The curious thing, though, is that my reactivated account still shows Mr. Clooney`s image and so it really would not surprise me at all if Mr. Clooney has had the same issue with Facebook and has been using a photo of me on his Facebook page.  One good turn surely deserves another.......

NURSE !!!!

Friday, August 19, 2016


I`ve been in Facebook for years - ever since a kindly Saints fan thought I should have an account and duly signed me up.  In all that time, I have grown to quite enjoy keeping in touch with friends and certain pages mainly concerned with Southampton FC, my old regiment and places that mean a lot to me, my boyhood village, holiday places, things like that.  I even started a page of my own, devoted to that extraordinary plant, Dodder, which in three years has garnered just two other people and absolutely no interest. Hardly a security threat I imagine.

Yesterday, however, I went to go on to Facebook and was met with a message similar to the one above.  In essence, I was required to confirm my identity by submitting a copy of either my passport, driving licence, marriage certificate or some other form of `official` ID.   I`m pretty sure I don`t want to divulge such personal information so I did some digging around only to discover that there are two choices - either `conform` or leave Facebook.   I have chosen the latter and my account has been cancelled without my approval.  So, my apologies to friends and others with whom I have been in contact for the past few years - nothing personal I assure you, just the dead hand of Big Brother. 

(What makes it even more annoying is that, apparently, you cannot call or e-mail Facebook for help with your account, but whilst they have a phone number that you can call (I haven`t bothered) it`s a mostly automated service mainly designed for sales and law enforcement.  All the other methods of contacting them involve turning to their Help Centre which isn`t much good if you can`t log on to begin with.)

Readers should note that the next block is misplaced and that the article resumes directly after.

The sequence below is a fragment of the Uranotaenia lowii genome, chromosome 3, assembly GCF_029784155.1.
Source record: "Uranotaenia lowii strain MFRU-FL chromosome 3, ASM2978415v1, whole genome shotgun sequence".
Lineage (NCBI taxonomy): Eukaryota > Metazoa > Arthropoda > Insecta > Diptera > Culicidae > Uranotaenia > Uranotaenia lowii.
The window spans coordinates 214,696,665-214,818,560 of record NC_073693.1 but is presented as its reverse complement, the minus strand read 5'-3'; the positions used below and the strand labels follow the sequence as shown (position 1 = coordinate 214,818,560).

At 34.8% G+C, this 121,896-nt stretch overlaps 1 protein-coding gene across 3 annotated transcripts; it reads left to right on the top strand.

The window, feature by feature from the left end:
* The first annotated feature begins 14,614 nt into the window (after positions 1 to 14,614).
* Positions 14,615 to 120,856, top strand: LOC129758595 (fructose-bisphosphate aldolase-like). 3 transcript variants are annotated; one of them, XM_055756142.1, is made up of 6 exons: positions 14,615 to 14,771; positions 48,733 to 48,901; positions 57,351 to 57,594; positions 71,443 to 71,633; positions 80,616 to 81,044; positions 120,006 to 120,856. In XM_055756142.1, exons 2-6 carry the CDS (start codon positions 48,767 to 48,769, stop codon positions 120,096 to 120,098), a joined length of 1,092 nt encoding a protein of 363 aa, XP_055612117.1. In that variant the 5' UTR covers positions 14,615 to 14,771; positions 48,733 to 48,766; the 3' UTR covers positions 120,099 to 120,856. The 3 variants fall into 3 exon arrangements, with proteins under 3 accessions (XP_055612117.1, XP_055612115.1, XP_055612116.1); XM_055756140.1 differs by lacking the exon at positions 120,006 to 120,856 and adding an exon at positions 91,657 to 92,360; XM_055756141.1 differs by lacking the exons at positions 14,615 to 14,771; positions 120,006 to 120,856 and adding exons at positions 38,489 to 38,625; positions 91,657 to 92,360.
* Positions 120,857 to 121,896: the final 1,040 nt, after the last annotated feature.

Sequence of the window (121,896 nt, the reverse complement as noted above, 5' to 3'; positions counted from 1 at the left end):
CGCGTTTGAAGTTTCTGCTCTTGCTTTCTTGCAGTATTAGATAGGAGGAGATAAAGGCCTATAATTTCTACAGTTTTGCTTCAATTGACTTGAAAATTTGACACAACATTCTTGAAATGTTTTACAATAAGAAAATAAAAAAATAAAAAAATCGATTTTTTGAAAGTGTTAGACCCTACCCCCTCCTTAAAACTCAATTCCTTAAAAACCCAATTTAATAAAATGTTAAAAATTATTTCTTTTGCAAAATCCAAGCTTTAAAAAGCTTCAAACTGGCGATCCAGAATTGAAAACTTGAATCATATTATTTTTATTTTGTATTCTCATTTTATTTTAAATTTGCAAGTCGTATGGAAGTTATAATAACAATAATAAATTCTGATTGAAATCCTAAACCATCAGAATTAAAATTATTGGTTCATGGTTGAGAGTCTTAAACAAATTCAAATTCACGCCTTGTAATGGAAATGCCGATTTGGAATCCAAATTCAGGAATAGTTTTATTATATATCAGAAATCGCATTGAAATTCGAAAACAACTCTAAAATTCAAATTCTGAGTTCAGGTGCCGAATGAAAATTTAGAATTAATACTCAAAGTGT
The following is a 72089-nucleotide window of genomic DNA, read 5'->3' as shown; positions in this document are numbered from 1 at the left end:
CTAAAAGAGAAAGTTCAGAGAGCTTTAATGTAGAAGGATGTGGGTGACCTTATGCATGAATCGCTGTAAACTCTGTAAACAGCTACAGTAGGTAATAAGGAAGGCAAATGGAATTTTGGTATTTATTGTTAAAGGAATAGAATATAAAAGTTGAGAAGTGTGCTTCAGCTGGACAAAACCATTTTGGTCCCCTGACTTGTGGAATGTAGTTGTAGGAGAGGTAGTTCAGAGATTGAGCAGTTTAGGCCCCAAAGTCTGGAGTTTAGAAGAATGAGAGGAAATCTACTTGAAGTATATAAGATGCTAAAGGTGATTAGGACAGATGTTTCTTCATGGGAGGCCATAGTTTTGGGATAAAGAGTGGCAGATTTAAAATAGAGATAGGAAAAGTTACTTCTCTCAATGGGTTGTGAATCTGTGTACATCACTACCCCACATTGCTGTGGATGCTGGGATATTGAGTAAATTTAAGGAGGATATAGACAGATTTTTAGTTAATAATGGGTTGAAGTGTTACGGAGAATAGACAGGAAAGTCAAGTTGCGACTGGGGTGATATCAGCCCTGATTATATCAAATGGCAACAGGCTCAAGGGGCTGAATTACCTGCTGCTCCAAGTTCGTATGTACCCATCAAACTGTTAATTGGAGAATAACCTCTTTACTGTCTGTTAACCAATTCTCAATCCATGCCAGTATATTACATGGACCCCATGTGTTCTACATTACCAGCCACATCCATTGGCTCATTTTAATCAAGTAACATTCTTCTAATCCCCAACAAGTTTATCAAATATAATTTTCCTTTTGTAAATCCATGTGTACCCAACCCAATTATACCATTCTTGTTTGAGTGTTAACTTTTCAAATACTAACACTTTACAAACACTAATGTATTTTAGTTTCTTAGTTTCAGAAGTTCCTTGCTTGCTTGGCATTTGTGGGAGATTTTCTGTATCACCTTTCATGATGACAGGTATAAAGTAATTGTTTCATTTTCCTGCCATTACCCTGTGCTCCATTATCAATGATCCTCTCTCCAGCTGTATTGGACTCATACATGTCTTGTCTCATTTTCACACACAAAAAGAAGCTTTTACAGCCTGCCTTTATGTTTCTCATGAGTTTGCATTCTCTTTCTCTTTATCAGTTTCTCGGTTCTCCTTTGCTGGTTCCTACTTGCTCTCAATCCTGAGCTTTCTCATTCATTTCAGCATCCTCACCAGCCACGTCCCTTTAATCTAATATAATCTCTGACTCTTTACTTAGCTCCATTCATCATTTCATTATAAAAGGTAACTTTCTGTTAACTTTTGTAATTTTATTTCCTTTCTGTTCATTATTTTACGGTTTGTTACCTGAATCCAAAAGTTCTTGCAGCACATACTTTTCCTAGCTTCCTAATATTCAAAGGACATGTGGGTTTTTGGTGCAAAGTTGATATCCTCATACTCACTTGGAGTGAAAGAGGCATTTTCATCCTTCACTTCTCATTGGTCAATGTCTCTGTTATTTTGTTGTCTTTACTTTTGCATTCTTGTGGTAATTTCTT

So that`s that then.

Wednesday, August 17, 2016


I`m a self-confessed devotee of Classic FM.  It`s relaxing stuff - just what I need on a car journey and the other afternoon I heard a piece of music that sent my mind whirling off on a series of weird connections.

About 70 years ago, my parents struggling with post-war austerity, they nevertheless found the money for me to have a little pocket money (six old pennies, I think) and also a weekly `comic.`  The one I had was the Rover, full of adventure stories of derring-do, which opened my imagination and improved my reading.  

And it had adverts for all kinds of boyish things, one of which was for postage stamps - Stanley Gibbons and all that.  You could send away for a packet of stamps - `on approval` - and I began to get interested.  I would save up and send off a postal order for 1/6 and a few days later a packet would arrive, containing a selection of stamps from all parts of the world.  The ones that always intrigued me were those from Tannu Tuva.  They were spectacular, all different colours and shapes -square, oblong, triangular - and they depicted life in what seemed to be a far away mysterious land.  So I got interested in Tannu Tuva.